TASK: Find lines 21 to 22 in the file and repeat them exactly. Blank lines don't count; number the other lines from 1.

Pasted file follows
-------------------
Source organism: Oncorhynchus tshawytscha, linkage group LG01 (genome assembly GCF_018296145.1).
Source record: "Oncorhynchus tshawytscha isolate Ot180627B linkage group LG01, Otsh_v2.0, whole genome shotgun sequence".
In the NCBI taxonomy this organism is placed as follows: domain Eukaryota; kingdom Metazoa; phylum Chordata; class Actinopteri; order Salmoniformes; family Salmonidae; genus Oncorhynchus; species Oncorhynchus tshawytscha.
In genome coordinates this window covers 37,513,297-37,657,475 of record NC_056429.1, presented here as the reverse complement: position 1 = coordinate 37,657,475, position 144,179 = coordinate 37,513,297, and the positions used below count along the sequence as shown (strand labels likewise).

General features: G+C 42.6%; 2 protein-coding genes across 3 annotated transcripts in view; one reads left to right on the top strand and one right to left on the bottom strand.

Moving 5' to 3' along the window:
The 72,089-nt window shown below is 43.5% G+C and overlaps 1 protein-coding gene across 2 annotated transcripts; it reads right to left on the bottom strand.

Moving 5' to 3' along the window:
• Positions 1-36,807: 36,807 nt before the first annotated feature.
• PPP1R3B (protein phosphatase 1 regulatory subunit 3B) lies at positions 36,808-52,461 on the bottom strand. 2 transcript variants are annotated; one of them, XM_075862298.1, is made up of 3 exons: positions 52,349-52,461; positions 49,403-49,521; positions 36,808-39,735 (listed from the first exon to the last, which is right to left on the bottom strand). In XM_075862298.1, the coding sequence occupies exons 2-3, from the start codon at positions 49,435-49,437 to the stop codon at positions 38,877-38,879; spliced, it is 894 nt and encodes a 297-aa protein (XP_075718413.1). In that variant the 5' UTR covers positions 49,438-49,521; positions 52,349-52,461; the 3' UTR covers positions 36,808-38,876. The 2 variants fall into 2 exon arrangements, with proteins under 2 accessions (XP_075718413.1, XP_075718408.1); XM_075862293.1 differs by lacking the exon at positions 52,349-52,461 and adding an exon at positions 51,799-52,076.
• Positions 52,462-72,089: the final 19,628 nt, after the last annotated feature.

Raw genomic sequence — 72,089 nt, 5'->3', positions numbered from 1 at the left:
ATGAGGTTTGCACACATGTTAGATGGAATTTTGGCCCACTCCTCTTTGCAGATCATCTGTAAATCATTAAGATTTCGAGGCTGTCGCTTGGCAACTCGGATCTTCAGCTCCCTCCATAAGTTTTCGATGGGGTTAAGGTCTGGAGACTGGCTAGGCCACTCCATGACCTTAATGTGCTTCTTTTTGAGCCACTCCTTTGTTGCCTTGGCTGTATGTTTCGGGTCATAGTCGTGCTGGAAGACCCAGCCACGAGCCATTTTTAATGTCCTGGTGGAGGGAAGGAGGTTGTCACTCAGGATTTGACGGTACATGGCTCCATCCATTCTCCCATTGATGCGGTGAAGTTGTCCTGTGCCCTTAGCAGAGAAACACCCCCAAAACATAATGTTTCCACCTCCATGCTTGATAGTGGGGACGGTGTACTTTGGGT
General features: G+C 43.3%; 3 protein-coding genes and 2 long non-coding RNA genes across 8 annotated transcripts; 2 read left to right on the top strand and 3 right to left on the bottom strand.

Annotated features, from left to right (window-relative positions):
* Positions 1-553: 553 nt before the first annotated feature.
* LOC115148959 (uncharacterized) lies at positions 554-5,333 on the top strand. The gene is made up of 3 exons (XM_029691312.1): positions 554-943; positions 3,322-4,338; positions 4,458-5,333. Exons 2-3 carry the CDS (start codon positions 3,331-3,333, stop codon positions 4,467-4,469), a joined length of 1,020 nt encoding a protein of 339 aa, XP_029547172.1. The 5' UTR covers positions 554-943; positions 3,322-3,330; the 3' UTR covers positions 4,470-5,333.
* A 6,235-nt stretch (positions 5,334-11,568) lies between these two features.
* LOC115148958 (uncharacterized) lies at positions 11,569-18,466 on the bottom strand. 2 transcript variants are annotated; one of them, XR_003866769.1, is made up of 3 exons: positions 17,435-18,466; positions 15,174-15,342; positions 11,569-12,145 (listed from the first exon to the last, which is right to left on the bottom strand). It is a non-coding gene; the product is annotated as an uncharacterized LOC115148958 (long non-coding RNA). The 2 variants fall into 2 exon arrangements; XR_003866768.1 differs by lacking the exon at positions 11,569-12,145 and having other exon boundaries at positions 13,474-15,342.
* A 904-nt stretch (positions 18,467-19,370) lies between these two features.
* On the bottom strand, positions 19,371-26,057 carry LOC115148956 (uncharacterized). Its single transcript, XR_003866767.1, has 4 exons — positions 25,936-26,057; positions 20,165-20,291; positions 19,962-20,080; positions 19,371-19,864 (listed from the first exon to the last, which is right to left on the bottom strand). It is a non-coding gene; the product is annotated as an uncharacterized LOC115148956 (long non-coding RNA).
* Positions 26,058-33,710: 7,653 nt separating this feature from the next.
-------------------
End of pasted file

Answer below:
* On the bottom strand, positions 19,371-26,057 carry LOC115148956 (uncharacterized). Its single transcript, XR_003866767.1, has 4 exons — positions 25,936-26,057; positions 20,165-20,291; positions 19,962-20,080; positions 19,371-19,864 (listed from the first exon to the last, which is right to left on the bottom strand). It is a non-coding gene; the product is annotated as an uncharacterized LOC115148956 (long non-coding RNA).
* Positions 26,058-33,710: 7,653 nt separating this feature from the next.